Count the number of data items in the set. Highlight the median and find the halfway point in the lower half of the data \bf{(Q_{1})} .

Highlight the median and find the halfway point in the upper half of the data \bf{(Q_{3})} .

### Working with a large data set

For a large data set, crossing numbers off a list can be time-consuming and a bit confusing, particularly if the data spans over two or more lines when listed. Here we can use an alternative method to find the lower and upper quartiles.

For a data set containing n values

• The lower quartile, (Q_{1}) , is located at the position \frac{n+1}{4}.
• The median, (Q_{2}) , is located at the position \frac{n+1}{2}.
• The upper quartile, (Q_{3}) , is located at the position 3\times\frac{n+1}{4}.

Note that you are finding out the position of the lower or upper quartile. You still need to count through the data set to find which values these are.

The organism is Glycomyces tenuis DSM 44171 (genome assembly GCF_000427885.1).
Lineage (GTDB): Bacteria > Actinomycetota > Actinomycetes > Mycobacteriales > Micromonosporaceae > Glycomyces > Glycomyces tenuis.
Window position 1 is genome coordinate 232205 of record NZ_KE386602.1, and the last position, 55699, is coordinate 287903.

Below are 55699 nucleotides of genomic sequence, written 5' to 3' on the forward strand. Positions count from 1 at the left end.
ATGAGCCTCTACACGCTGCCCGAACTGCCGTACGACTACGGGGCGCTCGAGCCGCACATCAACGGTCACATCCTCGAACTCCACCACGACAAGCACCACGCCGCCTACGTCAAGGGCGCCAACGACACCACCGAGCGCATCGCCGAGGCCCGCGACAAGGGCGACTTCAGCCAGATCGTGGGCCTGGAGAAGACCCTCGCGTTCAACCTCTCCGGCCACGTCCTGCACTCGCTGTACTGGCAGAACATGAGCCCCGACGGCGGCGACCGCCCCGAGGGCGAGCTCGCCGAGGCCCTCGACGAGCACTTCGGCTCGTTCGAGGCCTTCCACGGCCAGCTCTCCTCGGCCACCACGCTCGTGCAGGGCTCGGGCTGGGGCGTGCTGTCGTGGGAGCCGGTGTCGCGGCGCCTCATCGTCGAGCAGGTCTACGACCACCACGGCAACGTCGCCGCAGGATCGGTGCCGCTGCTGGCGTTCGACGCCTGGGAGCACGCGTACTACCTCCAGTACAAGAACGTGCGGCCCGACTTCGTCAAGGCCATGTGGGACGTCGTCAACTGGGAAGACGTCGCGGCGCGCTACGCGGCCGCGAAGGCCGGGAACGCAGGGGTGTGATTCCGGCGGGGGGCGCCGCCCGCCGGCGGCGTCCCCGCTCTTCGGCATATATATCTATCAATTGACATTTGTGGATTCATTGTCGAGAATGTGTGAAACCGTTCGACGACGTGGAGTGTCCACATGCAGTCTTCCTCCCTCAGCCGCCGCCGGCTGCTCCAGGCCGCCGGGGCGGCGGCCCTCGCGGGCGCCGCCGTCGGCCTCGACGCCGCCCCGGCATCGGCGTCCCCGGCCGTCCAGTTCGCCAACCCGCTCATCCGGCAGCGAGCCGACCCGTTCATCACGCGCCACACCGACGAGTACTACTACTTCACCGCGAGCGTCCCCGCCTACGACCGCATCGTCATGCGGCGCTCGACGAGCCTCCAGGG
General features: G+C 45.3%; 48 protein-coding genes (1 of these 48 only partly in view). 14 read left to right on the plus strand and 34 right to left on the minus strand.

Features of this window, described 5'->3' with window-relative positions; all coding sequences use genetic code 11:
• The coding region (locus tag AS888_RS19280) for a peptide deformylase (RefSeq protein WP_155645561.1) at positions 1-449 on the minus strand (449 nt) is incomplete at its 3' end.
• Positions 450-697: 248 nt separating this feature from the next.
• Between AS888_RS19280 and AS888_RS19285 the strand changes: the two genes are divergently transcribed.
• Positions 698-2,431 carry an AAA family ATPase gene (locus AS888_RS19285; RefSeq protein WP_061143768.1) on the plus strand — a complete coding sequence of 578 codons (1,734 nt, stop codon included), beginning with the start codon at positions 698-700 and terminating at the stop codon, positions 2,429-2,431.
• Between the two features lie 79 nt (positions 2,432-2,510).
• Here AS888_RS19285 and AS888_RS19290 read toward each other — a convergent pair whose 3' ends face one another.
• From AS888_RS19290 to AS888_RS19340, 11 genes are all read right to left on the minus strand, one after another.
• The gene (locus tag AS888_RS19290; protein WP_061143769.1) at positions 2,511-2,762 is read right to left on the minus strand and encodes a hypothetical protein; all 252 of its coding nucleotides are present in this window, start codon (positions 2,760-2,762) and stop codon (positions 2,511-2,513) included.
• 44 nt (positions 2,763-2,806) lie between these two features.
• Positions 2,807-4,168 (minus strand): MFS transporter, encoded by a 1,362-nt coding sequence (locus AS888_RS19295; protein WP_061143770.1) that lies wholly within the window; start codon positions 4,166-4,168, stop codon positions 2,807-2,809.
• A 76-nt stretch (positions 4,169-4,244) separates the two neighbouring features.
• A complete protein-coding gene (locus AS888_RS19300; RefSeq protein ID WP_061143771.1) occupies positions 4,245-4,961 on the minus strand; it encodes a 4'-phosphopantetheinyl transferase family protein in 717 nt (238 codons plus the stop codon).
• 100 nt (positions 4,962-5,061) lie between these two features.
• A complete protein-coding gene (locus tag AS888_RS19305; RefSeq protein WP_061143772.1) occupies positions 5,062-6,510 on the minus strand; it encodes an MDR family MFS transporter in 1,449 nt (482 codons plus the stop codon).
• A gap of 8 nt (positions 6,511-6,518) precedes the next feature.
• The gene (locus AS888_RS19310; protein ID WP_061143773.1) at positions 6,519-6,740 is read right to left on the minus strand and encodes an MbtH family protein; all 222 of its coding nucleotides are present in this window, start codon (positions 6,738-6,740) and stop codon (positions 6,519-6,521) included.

In situations where data is grouped, this method can also be used to find the class intervals in which the lower and upper quartile lie. This is particularly when estimating the quartiles in a histogram.

## How to find quartiles for a large data set

In order to find the lower quartile and upper quartile for a large data set:

1. Order the data and find the value of \bf{n} (the number of data points).
2. Use the formula \bf{\frac{n+1}{4}} to calculate the position of \bf{(Q_{1})} and state/calculate the data value at this position.
3. Use the formula \bf{3\times\frac{n+1}{4}} to calculate the position of \bf{(Q_{3})} and state/calculate the data value at this position.

## Quartile for a large data set examples

### Example 4: large data set

A set of data has been arranged into a stem and leaf diagram. Calculate the value of each quartile for the following data.

Order the data and find the value of \bf{n} (the number of data points).